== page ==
Disco Inferno - 5 EPs - Albums - Reviews - Soundblab

Disco Inferno - 5 EPs

by Steve Reynolds Rating:9 Release Date:2011-09-19

Disco Inferno anyone? Who? I hear you say. Yeah, I have to admit they completely passed me by in the early 90s while I had my head in the baggy era that engulfed my 20s.

So who are Disco Inferno? Well, they originally piped up as a four-piece in the least likely of experimental musical areas - Essex. They were not renowned for having any critical success which probably culminated in their demise and they pulled the curtain down in less than Take That proportions in 1995. The exit door wasn't too kind to them but they have been fortunate enough to have their 5 EPs gleefully exhumed on One Little Indian in 2011.

Pulling in an array of samples and eclectic instruments, the band enlisted a tiding of magpies while grouping ambience and post-rock as their key influences. What is rather staggering throughout the 15 tracks here is how damn catchy their songs are. 'The Last Dance' could easily of been born from the 90s summer of love with its hypnotic driving beat, quirky keyboards and bright, chiming guitar.

In the early 90s, the influence of the NME was key to a band's success. New Fast Automatic Daffodils (Dod bless 'em!) even said they would have been bigger if the paper had paid them more attention. You can't help think that the same fate befell Disco Inferno as their avant garde approach was shunned in favour of such acts as My Jealous God. They have their post-punk influences; 'DI Goes Pop' is the bastard offspring of Cabaret Voltaire with its fuzzed-up keys and metronomic beats but 'The Long Dance' sounds like Technique era New Order with its polish and slick production.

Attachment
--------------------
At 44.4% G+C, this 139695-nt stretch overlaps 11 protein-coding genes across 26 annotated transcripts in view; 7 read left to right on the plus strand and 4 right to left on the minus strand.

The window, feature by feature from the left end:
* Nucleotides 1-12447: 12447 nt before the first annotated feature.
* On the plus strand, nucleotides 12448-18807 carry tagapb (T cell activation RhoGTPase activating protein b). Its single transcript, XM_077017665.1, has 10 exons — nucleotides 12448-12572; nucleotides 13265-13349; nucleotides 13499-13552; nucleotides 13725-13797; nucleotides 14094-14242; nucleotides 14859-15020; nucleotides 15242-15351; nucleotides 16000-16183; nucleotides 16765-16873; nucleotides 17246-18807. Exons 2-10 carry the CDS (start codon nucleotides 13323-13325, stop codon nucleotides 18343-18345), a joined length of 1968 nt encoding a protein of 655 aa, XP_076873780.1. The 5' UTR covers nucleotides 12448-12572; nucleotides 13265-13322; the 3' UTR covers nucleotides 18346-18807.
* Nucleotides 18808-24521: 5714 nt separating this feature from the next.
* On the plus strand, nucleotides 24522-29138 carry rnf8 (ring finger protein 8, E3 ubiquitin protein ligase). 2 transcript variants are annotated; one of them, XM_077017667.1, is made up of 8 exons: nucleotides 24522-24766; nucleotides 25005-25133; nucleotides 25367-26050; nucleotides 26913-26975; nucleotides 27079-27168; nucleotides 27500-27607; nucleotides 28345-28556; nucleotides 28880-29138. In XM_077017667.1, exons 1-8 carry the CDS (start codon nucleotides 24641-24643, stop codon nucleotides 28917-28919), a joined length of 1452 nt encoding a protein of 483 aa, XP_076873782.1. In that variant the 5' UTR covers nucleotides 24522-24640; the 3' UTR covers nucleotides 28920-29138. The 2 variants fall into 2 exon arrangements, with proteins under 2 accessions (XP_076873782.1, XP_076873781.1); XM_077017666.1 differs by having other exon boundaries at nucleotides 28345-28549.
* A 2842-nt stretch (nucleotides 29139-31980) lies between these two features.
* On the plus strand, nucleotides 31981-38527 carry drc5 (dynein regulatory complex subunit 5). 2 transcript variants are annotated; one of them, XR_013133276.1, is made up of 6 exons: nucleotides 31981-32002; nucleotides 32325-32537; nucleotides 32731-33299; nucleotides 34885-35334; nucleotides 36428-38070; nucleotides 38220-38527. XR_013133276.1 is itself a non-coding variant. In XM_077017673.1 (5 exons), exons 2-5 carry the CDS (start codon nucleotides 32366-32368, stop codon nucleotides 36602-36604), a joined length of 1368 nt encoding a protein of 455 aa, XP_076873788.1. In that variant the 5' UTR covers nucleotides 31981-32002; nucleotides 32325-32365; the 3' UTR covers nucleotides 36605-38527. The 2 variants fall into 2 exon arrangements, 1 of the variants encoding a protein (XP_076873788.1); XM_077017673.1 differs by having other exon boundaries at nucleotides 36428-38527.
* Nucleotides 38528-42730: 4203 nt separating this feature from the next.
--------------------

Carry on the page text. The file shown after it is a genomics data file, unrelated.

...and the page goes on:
The band's love of feral samples drifts in and out throughout the 5 Eps, such as a revving motorcycle being stuck in a cyclic loop on 'Scattered Showers'. The hypnotic ambient comedown of 'Second Language' is a slow-burning beauty and the klink-clank, tightly wound abrasive guitar is turned up to 12 as it scythes in and out like something off a Gang of Four album.

DI never feared the opportunity to experiment and you can hear how they have influenced such modern day psychedelic acts as Animal Collective and, in parts, Mogwai, demonstrated on the 'The Athiest's Burden'. What is uncanny is that a band with such progressive ideas has been so influential considering how little commercial success they had at their peak. Maybe they suffered for their own aesthetic at the time or simply their music was not seen as being of the right time and for the ears of Joe Public.

Ian Crause's sparse spoken vocals rarely seem like they are anything to do with the music, as if they were left over on the tape from a previous recording. Throughout 5 EPs, his narrative style remains low in the mix, such as on the likes of 'It's a Kids World' with its slowed down drum sample nicked from Iggy's 'Lust for Life'. Edith Piaf even makes an appearance ('A Night on the Tiles') among a cack of noisy school kids as her vocal is looped round a free-form jazz thumpathon which wouldn't sound out of place on The Muppet Show. It's quirky, unusual and quite literally a blast to listen to.